Tarr Inc., which makes oxygenated chemicals, lubricating oils and greases in North Portland, has installed a new server, software and plant equipment. The company also upgraded its cardlock fuel system, which otherwise would have failed on Jan. 1. "We've ended up spending a lot of money for a situation we think should have never occurred," said Greg Allen, Tarr's general manager.

Chemical Distributors Inc., which operates warehouses in Portland and Seattle, finished its Y2K work in mid-1999. The company, which distributes nontoxic pigments and other chemicals for coatings manufacturers, was prodded by many of its 300 to 400 customers.

President Donald J. Cruickshank says now that the company would have run into computer trouble if it hadn't made the Y2K fixes. He admits still worrying a tiny bit about whether the railroads will be able to deliver his inventory.

"My feeling is that this is going to be a non-event," Cruickshank said. "But you never know."

-- Homer Beanfang (, November 09, 1999


A couple of months ago, I found a site which showed all the hazardous material locations by zip code. Of course, I don't know where it is anymore. Does this seem familiar to anyone?

-- Dog Gone (, November 09, 1999.

This article coming out of our neck of the woods at the mo.

Yep, there will be hazmat accidents, toxic fume plumes, uncontrollable fires, sewage backup, explosions, and spectacular catastrophes due to Y2K failures.

If you like to breathe, here's what you can do to help protect yourself:

Shelter In Place: Make Your Kits

Shelter In Place

aka SIP

[ Courtesy of ECHO Caer Group, Emergency Communications for Hazardous Operations, taught through the Portland, Oregon Fire Dept Training Center ]

[ For Educational Purposes ]

"There may be a time when an emergency takes place in your community due to an airborne toxic chemical release. The outside air quality may be affected to the point that it is not safe to be outside or evacuate. In a case like this it is usually safer to shelter-in-place until wind disperses and moves the toxic chemical away.


Many, but not all, facilities (chemical/industrial plants) and emergency vehicles have alarm, siren, horn, or similar notification devices or systems. A three to five minute continuous signal means:

"Turn on TV or radio. Listen for essential emergency information."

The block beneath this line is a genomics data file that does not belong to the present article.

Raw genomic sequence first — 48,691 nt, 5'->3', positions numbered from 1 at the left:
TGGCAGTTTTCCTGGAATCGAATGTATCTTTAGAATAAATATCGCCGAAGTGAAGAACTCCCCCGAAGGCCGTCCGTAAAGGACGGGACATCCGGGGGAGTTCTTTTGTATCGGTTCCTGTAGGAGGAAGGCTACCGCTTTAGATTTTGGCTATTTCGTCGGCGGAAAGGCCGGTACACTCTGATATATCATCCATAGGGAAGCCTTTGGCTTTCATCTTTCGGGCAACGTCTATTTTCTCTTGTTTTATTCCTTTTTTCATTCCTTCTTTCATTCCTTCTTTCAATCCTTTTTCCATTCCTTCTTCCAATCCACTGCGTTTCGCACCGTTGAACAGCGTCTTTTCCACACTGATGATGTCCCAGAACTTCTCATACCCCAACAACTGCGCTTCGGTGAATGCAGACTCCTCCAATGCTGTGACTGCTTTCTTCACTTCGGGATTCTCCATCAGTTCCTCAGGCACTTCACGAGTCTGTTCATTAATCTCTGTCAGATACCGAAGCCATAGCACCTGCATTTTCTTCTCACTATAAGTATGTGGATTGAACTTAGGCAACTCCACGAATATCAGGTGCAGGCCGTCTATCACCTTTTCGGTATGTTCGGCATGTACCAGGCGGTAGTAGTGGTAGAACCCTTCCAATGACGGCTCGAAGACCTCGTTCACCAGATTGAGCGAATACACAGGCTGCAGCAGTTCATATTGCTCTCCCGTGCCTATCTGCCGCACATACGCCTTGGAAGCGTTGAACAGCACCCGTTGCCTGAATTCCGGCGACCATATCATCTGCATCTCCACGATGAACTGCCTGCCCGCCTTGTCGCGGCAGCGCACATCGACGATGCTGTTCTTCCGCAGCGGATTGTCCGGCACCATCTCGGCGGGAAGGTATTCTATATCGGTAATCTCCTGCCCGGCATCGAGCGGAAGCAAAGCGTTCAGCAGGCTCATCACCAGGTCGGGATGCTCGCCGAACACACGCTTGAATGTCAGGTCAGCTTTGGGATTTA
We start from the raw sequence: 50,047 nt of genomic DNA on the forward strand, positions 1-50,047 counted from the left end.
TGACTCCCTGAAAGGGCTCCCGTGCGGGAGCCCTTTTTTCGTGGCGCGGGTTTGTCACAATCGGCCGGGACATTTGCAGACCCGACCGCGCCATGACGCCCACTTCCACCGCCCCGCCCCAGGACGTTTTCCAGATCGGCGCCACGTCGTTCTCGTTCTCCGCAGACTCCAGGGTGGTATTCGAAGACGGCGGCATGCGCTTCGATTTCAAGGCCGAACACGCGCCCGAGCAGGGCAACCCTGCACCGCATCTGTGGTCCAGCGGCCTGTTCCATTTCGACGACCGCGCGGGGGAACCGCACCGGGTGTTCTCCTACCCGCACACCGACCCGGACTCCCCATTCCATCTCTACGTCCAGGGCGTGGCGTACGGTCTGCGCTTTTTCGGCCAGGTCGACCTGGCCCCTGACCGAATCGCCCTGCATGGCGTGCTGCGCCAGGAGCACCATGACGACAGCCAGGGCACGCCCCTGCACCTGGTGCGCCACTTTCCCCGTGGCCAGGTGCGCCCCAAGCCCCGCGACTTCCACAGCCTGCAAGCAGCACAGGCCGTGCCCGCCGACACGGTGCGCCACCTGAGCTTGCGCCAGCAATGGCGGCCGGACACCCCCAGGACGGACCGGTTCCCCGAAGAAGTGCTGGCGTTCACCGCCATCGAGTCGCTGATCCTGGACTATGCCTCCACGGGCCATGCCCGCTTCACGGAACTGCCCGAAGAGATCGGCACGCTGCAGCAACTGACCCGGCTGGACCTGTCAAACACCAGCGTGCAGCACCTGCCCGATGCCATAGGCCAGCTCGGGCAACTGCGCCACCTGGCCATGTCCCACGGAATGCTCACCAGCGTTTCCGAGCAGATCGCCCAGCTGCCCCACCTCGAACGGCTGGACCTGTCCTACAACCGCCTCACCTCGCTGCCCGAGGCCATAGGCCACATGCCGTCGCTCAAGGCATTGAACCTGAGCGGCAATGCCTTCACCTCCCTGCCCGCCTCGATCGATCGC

These various signal devices may use different tones. The key is that they will be continuously activated for three to five minutes. If you hear this signal go inside immediately and turn on your radio or TV.

For Airborne toxic chemical releases the safest immediate action is to shelter-inplace while listening for further instructions.


1. Move inside immediately and turn on radio or TV for emergency information.
Proceed right away to:

2. Close all windows and doors.

3. Turn off ventilation systems. Remember heating, cooling, air pumps, bathroom fans, kitchen fans, oven/stove ventilation fans, dryer exhaust, chemney/fireplace vents, etc.

4. In buildings, go into and seal a room if possible.

5. Continue to listen to radio or TV for further instructions.


Go inside the nearest structure such as a home, school, store, public building. Bring pets inside if practical. If indoors already, stay there. Turn on radio or TV for emergency information. If you are in a vehicle, close all windows, manual vents and ventilation systems.

In a structure:
Shut all windows, doors, chimney or fire place vents. This includes everything that can quickly and easily be closed to prevent the chemical from entering.

Turn off forced air heating or cooling systems. Turn of stove and bathroom exhaust fans.

Go into a room, preferably with no, or few, windows or outside air vents. If possible seal doors, windows, vents, etc. with plastic and tape or wet rags.

Continue to listen to the radio or TV on a local emergency alert system station until the emergency is over or until you are given instruction to evacuate. (Use a battery powered radio if the power is off.)


It is important that you have a plan for your home or business for sheltering-in-place. Some key steps in this plan are: